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Report: Sugar accounts for 17% of normal U.S. diet as Type 2 diabetes accounts for $500 billion in global healthcare spending

Credit Suisse report explores implications of global sugar consumption

NEW YORK — Nearly all doctors say that the sharp growth in Type 2 diabetes around the world and the obesity epidemic are linked to excess sugar consumption, according to a new report by the Credit Suisse Research Institute.

The institute, part of the global investment bank, released the report Wednesday titled "Sugar: Consumption at a Crossroads," which explores the medical, economic, consumer, corporate and public policy elements of global sugar consumption and what it means for investors.

The report includes a survey of doctors in the United States, Europe and Asia, which found that 90% think that people consuming too much sugar is strongly linked to the growth in diabetes and obesity. The United States, Brazil, Argentina, Australia and Mexico were found to lead global sugar consumption, and added sugars represent 17% of a normal U.S. diet, with more than 40% of added sugars coming from sweetened beverages. In addition, the report found that Type 2 diabetes was growing at 4% per year, and obesity was growing at 1-2%; in 2012, 4.8 million people around the world died of diabetes, compared with 5.6 million who died from illnesses related to smoking, and over 10% of global healthcare spending — totaling $500 billion — went to Type 2 diabetes.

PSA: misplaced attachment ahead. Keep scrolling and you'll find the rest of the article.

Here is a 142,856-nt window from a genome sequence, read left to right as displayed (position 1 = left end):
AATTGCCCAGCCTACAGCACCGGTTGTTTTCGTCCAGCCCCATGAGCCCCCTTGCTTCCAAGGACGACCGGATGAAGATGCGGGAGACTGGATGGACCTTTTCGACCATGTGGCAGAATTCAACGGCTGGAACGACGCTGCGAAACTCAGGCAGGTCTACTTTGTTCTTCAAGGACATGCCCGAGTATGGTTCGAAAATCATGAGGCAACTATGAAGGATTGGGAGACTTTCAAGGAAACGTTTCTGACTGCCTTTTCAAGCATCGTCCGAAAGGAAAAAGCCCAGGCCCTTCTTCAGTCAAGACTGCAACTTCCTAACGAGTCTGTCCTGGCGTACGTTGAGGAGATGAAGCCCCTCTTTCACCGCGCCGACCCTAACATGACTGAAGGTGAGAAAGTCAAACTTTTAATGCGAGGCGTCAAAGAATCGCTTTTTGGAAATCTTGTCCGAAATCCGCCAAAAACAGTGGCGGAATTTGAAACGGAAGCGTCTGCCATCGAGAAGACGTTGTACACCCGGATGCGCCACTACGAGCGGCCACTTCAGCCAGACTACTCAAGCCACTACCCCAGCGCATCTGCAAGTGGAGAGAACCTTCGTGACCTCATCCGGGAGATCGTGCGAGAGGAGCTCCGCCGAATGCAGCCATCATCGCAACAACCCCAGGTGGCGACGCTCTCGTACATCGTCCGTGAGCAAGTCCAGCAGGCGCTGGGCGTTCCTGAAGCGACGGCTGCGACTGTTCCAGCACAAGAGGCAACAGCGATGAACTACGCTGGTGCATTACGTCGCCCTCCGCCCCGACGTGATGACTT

"Although causality is difficult to prove in this area, with such a high percentage of doctors in our proprietary survey confident of this strong link, we cannot ignore the significance and the implications for society and our economy," Stefano Natella, a Credit Suisse research and study author said.

The report looked at the possibility of taxation, saying it was possibly the most effective way to curb consumption, but was less likely to succeed in most places. But the risk of public intervention and awareness would likely force companies to adapt as consumers move toward healthier options that use high-intensity natural sweeteners.


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Added and highly processed

Added and highly processed sugars are certainly an enormous contributing factor to the development of Type 2 diabetes as well as other serious illnesses. I think, however, many of my readers and patients will wonder at this story in the context of their next visit to their local drug store where they probably have to walk a gauntlet of sweet treats and Halloween candy in order to get to the pharmacist in the back of the store.
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